Even though the Newtown, Connecticut police listed Helle Crafts’ disappearance as a routine missing person case, Keith Mayo, a private investigator, knew the Danish-born mother of three hadn’t skipped town nine days before Thanksgiving.
Helle Crafts was last seen on November 18, 1986.
In the style of a brilliant detective novel, Author Arthur Herzog skillfully re-creates the hour-by-hour circumstantial details that inform this grisly true-crime narrative.
We observe dispassionate Richard Crafts as he buys a truck with a hook for towing heavy equipment, promised for delivery before November 18.
A day later he reserves a Badger Brush Bandit wood-chipper.
The Story Goes Kinda Like This:
Helle Crafts was a Danish flight attendant who was murdered by her husband, Richard Crafts, an airline pilot and special constable. Her murder is sometimes called the “Wood-Chipper Murder” because of the method by which Richard Crafts disposed of her body. Her death brought about the first murder conviction in the state of Connecticut in which a body was never found.
Helle Crafts had known about her husband Richard’s affairs with other women and had begun divorce proceedings against him. On the night of Wednesday, November 19, 1986, a friend of Helle’s dropped her off at home in Newtown, Connecticut. This was the last time anyone but her husband saw her.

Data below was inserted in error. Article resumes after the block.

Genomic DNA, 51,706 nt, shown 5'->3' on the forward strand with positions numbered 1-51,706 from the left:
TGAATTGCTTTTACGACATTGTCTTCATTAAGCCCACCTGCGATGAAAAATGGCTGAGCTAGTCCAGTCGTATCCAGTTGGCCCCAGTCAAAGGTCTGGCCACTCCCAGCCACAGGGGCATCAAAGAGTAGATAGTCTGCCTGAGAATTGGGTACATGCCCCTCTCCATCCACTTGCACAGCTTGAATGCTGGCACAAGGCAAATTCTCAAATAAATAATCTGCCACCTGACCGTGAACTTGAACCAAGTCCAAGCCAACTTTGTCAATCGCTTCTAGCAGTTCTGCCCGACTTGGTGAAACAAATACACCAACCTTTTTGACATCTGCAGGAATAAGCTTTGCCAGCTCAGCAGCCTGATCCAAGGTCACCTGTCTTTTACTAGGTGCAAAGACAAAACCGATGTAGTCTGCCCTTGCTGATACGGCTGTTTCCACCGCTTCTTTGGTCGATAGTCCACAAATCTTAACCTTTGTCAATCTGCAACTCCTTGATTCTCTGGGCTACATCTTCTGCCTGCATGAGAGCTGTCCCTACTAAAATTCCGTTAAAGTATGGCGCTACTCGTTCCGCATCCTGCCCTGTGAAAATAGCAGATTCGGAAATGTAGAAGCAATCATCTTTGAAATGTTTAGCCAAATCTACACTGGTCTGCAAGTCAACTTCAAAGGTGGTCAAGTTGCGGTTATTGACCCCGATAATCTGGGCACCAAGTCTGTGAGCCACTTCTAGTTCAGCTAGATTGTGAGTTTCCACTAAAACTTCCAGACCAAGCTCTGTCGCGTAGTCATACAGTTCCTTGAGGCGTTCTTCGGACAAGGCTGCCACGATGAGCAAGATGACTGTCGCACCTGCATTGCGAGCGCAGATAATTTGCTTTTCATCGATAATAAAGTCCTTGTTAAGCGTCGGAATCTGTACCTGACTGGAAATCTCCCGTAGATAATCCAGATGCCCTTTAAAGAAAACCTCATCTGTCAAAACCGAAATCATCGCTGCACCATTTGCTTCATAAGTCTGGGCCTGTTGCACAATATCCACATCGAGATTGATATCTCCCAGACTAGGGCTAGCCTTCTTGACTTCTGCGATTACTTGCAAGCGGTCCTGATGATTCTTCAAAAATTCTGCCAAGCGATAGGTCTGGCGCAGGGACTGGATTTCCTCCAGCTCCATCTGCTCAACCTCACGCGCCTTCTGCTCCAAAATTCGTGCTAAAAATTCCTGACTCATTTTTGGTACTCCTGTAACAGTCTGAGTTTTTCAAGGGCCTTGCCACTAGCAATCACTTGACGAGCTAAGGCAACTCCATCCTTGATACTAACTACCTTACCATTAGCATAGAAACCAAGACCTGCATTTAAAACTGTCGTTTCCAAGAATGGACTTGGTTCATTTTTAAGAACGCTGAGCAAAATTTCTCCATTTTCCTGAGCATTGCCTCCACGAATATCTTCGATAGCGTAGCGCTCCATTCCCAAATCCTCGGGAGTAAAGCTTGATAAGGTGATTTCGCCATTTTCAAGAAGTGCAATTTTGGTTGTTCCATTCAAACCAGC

During the next few weeks, friends of Helle tried to contact her, but were told different stories by her husband. Friends grew suspicious and concerned about Helle’s safety because they already knew about Richard’s aggression and fiery temper. They pressured the law to look into the disappearance. After all, Helle herself had once said, “If something happens to me, don’t think it was an accident.” Her friends took it seriously.
The Investigation Begins
By December 25, police had obtained a warrant to search the Crafts’ premises. They uncovered a few clues. Several pieces of carpet from Richard and Helle’s bedroom were removed from the floor. The family’s nanny also came forward and told police of a dark, grapefruit-sized stain she had seen on the carpet of the bedroom, but that patch of carpet had apparently been removed. A blood smear was also uncovered on the side of the Crafts’ bed.
Police found among Richard’s credit card records evidence that he had made several purchases before and after his wife’s disappearance, including a new freezer that was not found in the home, new bed sheets, a comforter, and $900 for the rental of a wood-chipper.
Police theorized that in their bedroom, Richard Crafts first struck Helle unconscious with something blunt, which would explain the blood stains found, then carried her body to the freezer where he left it for some time. Police further postulated that Crafts had taken Helle’s body out of the freezer on the night he was seen at the river by the witness, chopped it into several large portions with the chainsaw, and then put them through the wood chipper. The police believed the dismembered pieces of Helle Crafts’ body were then scattered into the river and the area around it.
Richard Crafts was arrested for Helle’s murder, without a body, in January of 1987.
Read the entire, horrifying account in the Wood-Chipper Murder.